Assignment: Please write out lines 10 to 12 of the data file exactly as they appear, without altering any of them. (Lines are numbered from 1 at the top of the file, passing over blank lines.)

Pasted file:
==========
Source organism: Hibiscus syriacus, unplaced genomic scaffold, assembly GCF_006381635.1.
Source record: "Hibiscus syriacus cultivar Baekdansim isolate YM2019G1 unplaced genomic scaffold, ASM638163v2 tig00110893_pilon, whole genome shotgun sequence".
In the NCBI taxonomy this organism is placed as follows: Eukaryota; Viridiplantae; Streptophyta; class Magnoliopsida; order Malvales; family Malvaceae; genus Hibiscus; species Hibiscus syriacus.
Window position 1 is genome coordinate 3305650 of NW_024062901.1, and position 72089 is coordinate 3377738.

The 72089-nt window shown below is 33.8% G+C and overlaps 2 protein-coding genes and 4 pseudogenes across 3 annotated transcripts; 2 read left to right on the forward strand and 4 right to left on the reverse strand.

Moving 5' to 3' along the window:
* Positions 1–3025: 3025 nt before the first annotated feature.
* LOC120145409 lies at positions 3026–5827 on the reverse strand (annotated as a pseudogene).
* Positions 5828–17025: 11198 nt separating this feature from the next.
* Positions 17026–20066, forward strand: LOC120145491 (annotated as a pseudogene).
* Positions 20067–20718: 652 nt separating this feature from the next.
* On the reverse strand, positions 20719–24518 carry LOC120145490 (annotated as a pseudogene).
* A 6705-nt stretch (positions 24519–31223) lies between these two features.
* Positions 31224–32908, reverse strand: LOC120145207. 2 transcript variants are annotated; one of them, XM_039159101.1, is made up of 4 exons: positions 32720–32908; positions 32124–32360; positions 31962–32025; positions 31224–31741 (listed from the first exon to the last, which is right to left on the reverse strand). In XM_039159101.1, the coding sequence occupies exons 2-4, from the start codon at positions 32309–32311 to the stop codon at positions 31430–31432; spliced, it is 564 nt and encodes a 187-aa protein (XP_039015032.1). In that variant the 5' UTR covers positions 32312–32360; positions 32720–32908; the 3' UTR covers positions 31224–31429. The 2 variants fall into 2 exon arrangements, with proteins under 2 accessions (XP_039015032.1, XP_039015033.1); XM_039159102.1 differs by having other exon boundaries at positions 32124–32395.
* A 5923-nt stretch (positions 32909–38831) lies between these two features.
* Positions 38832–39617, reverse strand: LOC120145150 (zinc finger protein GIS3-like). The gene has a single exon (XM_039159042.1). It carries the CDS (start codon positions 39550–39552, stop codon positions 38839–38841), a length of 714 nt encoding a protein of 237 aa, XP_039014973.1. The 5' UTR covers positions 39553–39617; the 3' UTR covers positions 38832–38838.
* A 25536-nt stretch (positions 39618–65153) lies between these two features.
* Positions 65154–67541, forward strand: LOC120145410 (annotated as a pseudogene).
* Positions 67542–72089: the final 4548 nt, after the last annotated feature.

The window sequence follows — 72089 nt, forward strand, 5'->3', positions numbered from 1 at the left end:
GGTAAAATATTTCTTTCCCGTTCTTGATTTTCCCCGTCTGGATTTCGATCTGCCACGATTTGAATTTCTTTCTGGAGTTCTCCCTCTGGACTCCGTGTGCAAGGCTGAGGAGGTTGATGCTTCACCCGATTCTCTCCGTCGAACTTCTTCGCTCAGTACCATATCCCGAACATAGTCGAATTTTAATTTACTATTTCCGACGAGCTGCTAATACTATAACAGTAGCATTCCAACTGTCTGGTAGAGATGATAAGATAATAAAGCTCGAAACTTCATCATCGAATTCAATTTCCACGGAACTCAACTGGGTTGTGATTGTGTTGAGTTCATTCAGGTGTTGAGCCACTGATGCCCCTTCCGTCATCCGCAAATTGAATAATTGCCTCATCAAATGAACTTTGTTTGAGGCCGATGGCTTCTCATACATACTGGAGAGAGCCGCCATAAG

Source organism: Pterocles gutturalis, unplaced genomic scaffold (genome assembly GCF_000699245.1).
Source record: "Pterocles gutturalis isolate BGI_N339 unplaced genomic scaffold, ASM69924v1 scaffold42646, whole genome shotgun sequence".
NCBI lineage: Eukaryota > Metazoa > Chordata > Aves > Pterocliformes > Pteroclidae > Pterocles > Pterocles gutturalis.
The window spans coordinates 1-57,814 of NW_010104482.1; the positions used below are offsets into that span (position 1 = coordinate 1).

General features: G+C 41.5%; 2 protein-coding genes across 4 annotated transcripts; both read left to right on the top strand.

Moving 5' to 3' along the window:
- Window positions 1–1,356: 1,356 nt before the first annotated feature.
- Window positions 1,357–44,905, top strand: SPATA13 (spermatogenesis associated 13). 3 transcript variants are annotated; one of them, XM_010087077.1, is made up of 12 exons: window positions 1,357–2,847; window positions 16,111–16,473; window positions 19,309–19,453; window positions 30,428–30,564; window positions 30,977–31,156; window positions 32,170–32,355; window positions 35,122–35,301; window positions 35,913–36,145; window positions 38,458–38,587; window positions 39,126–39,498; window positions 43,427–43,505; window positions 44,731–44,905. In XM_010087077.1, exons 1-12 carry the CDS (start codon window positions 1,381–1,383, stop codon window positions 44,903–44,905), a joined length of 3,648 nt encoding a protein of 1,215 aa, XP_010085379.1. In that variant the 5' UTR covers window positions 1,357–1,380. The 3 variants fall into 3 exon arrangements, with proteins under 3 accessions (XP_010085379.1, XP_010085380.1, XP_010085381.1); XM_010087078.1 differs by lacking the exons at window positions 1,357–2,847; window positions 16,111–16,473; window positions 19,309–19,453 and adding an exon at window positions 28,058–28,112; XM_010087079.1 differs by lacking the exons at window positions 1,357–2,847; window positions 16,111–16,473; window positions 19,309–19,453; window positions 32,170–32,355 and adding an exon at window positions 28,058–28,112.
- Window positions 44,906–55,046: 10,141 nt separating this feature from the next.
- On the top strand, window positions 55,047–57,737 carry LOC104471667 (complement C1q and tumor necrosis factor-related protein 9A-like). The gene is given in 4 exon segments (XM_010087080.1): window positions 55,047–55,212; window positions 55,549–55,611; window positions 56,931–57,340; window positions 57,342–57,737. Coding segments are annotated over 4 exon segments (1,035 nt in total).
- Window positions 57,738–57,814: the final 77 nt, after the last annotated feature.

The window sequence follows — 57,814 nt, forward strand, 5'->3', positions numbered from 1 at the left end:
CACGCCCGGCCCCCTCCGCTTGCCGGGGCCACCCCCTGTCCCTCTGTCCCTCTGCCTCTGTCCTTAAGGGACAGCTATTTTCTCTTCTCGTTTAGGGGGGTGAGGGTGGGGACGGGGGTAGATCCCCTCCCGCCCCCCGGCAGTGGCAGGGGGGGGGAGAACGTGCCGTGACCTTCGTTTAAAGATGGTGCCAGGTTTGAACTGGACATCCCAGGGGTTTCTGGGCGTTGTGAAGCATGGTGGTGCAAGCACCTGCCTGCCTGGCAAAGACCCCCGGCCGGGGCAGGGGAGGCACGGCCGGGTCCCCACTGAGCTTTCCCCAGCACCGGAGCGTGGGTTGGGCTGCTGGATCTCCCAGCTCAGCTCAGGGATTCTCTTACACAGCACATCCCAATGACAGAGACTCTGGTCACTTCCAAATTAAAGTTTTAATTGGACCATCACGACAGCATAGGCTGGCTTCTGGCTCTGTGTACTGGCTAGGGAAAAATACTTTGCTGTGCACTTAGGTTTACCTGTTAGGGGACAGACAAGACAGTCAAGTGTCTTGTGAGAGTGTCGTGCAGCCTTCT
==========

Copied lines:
* Positions 17026–20066, forward strand: LOC120145491 (annotated as a pseudogene).
* Positions 20067–20718: 652 nt separating this feature from the next.
* On the reverse strand, positions 20719–24518 carry LOC120145490 (annotated as a pseudogene).